Coffee House series fills up new space

“The mind is like a parachute. It works better when it’s open.”

Will Wood, a psychology senior, spoke this line while he invited the audience to howl with him after singing a song inspired by “Teen Wolf.”

Saturday’s Open Mic Night marked the final show of the year, and the performers went out in style by playing in the Malcolm Field Theatre for Performing Arts. Hidden talents emerged, such as students performing guitar solos and comedic standups.

The Valley Vanguard

Vanguard photo | Tyler Bradley

The lead singer of Absolutely Nothing performs in Program Board’s final Coffee House of the semester.

The laid-back nature of the event could be highly contributed to the head of the Open Mic Nights, Tony Cianciolo. Even though the secondary education senior is handing the title down to Wood beginning next semester, his relaxed control was unmistakable.

Cianciolo spoke about why he feels the performer should be just as relaxed.

“Everyone is supportive,” Cianciolo said. “Good or bad, I’m going to applaud, and so will everybody else.”

Steven Gould, accounting senior, feels the same when it comes to the audience but understands it at a different level since he performs as well.

“It’s more of an outlet,” Gould said. “Everyone is really accepting.”

While regulars usually attend, the crowd at each event continues to grow.

Wood remembered back to a show held in the Marketplace At Doan earlier in the year. More than 100 people showed up, and the evaluation was positive.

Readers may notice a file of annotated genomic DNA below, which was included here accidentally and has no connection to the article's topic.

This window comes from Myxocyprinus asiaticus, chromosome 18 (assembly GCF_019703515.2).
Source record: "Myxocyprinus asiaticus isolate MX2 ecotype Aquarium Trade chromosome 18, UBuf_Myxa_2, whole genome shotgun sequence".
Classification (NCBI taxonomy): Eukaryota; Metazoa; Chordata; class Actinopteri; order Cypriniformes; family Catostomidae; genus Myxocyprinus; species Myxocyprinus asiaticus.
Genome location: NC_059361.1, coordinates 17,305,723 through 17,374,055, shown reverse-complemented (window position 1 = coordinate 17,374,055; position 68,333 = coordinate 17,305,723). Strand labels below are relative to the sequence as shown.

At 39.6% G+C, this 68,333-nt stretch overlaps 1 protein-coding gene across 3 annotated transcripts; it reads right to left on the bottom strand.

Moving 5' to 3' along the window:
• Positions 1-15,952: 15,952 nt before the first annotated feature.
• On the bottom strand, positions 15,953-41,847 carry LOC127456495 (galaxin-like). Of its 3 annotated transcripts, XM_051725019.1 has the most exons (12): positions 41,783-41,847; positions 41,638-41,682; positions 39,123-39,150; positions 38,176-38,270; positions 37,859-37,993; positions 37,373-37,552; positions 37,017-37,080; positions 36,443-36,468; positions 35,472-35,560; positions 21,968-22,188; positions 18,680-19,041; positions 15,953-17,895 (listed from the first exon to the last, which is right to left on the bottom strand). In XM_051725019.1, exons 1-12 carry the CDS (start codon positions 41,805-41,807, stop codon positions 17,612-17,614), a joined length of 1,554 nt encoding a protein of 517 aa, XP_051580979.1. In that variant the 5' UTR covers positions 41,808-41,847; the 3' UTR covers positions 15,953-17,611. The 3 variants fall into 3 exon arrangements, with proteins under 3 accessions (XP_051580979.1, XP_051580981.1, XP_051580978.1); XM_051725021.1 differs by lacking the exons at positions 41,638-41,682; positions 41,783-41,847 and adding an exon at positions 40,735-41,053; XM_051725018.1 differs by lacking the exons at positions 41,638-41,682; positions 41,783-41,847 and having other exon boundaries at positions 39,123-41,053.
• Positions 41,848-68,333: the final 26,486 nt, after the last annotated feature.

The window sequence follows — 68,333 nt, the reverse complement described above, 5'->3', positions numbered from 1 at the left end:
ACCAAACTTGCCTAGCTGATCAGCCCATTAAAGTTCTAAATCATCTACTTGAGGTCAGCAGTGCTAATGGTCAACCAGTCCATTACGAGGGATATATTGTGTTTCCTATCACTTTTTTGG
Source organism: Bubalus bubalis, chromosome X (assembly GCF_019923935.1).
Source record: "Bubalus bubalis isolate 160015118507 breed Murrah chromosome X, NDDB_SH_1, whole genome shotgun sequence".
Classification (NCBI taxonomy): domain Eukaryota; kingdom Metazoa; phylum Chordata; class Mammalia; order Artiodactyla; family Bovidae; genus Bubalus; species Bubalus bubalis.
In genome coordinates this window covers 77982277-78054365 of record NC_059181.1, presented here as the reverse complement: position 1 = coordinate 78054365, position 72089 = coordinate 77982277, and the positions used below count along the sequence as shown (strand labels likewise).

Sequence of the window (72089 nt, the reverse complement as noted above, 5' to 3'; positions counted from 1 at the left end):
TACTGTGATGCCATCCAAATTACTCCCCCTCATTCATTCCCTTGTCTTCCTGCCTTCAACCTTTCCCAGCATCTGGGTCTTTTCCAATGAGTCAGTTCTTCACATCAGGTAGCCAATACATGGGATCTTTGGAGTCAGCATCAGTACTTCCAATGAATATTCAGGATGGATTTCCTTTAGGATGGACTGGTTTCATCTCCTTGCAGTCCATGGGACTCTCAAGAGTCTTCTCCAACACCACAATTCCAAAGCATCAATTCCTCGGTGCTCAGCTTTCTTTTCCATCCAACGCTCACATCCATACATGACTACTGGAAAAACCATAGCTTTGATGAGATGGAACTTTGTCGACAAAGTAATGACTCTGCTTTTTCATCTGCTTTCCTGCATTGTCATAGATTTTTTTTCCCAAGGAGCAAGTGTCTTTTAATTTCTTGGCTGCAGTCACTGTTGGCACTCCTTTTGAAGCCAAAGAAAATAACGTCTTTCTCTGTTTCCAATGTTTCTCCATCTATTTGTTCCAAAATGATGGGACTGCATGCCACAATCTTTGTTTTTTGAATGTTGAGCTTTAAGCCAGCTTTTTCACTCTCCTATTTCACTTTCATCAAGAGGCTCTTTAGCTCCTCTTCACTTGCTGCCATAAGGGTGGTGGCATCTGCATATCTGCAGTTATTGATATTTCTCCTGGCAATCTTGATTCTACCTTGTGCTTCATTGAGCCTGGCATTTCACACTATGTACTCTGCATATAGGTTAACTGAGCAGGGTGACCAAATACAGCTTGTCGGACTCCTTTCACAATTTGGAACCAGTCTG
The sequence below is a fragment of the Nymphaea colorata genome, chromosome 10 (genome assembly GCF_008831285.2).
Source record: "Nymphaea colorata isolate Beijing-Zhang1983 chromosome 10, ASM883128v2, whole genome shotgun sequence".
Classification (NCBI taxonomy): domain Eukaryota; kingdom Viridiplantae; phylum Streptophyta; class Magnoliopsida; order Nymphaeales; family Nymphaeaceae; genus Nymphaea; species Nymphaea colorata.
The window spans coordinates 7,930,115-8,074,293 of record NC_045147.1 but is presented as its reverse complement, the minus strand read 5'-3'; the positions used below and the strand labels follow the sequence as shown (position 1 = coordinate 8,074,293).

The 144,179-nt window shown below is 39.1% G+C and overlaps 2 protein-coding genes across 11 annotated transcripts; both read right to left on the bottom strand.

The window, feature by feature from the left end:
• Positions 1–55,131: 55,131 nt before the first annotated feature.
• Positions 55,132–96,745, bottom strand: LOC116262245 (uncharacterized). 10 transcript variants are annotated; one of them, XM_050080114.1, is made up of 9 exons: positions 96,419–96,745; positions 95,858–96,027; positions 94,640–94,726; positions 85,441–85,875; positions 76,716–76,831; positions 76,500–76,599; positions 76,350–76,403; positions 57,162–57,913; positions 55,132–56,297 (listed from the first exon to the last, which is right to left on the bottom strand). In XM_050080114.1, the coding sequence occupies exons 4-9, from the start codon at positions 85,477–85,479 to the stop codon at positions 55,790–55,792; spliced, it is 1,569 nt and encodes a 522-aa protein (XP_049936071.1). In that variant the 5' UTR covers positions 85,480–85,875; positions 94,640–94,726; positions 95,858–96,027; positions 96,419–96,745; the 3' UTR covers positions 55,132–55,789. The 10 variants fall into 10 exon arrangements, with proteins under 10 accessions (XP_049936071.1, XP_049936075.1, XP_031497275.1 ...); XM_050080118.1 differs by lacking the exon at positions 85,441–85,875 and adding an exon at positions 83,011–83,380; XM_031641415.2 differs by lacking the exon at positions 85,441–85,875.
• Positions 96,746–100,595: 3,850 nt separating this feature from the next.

“When people are closer together,” Wood said, “there are bigger reactions and better encouragement.”

When asked about the different acts presented, a strong consensus was that a majority of the people would sing along with acoustic instruments.

Andrew Doyle, graphic design senior and vice president of program board, wants to emphasize the variety of acts each Coffee House event brings.

“People assume it’s all music,” Doyle said. “We want to get more poetry or comedy out there.”

Swallowing fear and standing up to perform in front of strangers definitely says something about the character of each artist.

“It speaks to their courage,” Cianciolo said.

Gould feels the same as a performer.

“Now when I come up here I’m calm,” Gould said. “It established who I am.”

With Wood taking over next year, the question is whether he will continue to sing while he runs the event.

“I’m going to try not to perform,” Wood said. “I just want to put it on for other people.”

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